Irradiation is regarded as an efficient process to delay fungi growth in foods. However information on the resistance of toxigenic molds to gamma radiation is still scarce in the literature. This work investigated the radiosensitivity of five species of Aspergillus spp., namely: A. ochraceus, A. flavus, A. niger, A. parasiticus and A. carbonarius grown and irradiated in CYA medium, peanuts and on grains of rice, oat and wheat. After inoculation the colonies were stored for five days at 25 deg C and gamma irradiated with doses ranging from 0 to 5.5 kGy. Six days later the colonies were analyzed for post-irradiation growth. Survival curves were then determined as linear functions of the absorbed doses. Regardless of the substrates, the radiosensitivities of the five species have been grouped in three different levels. Expressed in terms of the parameters D 50 and Do (the doses needed to reduce the number of active colonies by 50% and 100%, respectively), those groups are: D 50 = 2.2 kGy and D0 = 3.2 kGy for A. ochraceus and A. carbonarius; D 50 = 2.5 kGy and D0 = 4.1 kGy for A. niger and A. flavus; and D 50 = 3.1 kGy and D0 = 4.7 kGy for A. parasiticus. (author)

  6. The effect of humidity after gamma-irradiation on aflatoxin B-1 production of A. Flavus in ground nutmeg and peanut

    Science.gov (United States)

    Hilmy, N.; Chosdu, R.; Matsuyama, A.

    1995-02-01

    The effect of humidity of 75 up to 97% after irradiation on radiosensitivity and aflatoxin B1 production of Aspergillus flavus isolated from Indonesian nutmeg were examined. Irradiation doses used were 0;0.5;1 and 3 kGy. Mould free ground nutmeg and peanut were used as the growth media, and about 10 8 of spores were used to contaminate each of the media. Aflatoxin productions were measured after having incubated 3 days up to 5 months under humidity of 91 and 97%. Prior to HPLC analysis, aflatoxin was cleaned-up using an immunoaffinity column. The results were: (1) A. flavus indicated no or almost no growth under RH of 85% or less. (2) Under 91-97% RH, growth of mycelium and toxin production were inhibited more or less by irradiation up to 1 kGy, although the effectiveness of irradiation varied with different RH and media during postirradiation incubation. (3) By 3 kGy or more, both mycelium growth and toxin production of the mould were found to be completely inhibited. (4) The production of aflatoxin in nutmeg began after having incubated for 25 and 45 days and in peanut for 3 and 6 days under 97 and 91% RH, respectively.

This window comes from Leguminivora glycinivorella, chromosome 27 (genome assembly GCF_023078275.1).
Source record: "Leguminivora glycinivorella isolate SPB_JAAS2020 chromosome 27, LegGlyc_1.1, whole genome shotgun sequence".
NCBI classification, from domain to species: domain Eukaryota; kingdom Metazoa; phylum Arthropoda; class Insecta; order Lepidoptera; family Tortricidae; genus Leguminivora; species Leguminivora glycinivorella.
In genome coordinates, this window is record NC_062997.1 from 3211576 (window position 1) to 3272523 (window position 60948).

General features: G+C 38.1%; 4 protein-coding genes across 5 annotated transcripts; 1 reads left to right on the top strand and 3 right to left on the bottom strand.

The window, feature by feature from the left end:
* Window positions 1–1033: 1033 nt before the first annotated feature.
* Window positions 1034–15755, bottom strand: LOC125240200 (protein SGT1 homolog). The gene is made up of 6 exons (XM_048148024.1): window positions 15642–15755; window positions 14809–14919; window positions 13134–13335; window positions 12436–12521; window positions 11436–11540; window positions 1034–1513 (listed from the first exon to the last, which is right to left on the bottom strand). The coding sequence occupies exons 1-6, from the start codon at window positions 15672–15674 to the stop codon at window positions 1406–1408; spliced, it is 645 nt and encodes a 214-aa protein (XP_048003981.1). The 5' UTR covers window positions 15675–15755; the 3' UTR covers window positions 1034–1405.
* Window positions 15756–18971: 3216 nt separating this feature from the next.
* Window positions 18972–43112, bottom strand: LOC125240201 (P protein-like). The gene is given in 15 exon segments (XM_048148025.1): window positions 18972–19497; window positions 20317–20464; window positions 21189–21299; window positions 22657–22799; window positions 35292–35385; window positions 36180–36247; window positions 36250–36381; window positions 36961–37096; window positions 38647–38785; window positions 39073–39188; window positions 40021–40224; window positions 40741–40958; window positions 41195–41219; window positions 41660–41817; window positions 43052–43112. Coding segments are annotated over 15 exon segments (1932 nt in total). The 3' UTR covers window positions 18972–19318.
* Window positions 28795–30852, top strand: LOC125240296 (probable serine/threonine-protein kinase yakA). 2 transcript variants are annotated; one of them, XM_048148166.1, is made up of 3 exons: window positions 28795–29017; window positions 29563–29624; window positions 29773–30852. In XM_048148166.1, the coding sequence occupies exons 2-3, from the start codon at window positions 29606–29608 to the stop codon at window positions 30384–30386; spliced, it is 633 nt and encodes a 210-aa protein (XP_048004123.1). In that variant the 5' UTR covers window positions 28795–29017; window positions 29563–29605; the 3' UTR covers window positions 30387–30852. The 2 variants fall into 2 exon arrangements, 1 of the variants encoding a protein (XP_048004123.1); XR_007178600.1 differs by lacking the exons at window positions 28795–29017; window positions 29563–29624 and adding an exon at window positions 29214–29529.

7. Molecular detection and species-specific identification of medically important Aspergillus species by real-time PCR in experimental invasive pulmonary aspergillosis.

    Science.gov (United States)

    Walsh, Thomas J; Wissel, Mark C; Grantham, Kevin J; Petraitiene, Ruta; Petraitis, Vidmantas; Kasai, Miki; Francesconi, Andrea; Cotton, Margaret P; Hughes, Johanna E; Greene, Lora; Bacher, John D; Manna, Pradip; Salomoni, Martin; Kleiboeker, Steven B; Reddy, Sushruth K

    2011-12-01

    Diagnosis of invasive pulmonary aspergillosis (IPA) remains a major challenge to clinical microbiology laboratories. We developed rapid and sensitive quantitative PCR (qPCR) assays for genus- and species-specific identification of Aspergillus infections by use of TaqMan technology. In order to validate these assays and understand their potential diagnostic utility, we then performed a blinded study of bronchoalveolar lavage (BAL) fluid specimens from well-characterized models of IPA with the four medically important species. A set of real-time qPCR primers and probes was developed by utilizing unique ITS1 regions for genus- and species-specific detection of the four most common medically important Aspergillus species (Aspergillus fumigatus, A. flavus, A. niger, and A. terreus). Pan-Aspergillus and species-specific qPCRs with BAL fluid were more sensitive than culture for detection of IPA caused by A. fumigatus in untreated (P < 0.0007) and treated (P ≤ 0.008) animals, respectively. For infections caused by A. terreus and A. niger, culture and PCR amplification from BAL fluid yielded similar sensitivities for untreated and treated animals. Pan-Aspergillus PCR was more sensitive than culture for detection of A. flavus in treated animals (P = 0.002). BAL fluid pan-Aspergillus and species-specific PCRs were comparable in sensitivity to BAL fluid galactomannan (GM) assay. The copy numbers from the qPCR assays correlated with quantitative cultures to determine the pulmonary residual fungal burdens in lung tissue. Pan-Aspergillus and species-specific qPCR assays may improve the rapid and accurate identification of IPA in immunocompromised patients.

  8. Identification by Molecular Methods and Matrix-Assisted Laser Desorption Ionization-Time of Flight Mass Spectrometry and Antifungal Susceptibility Profiles of Clinically Significant Rare Aspergillus Species in a Referral Chest Hospital in Delhi, India.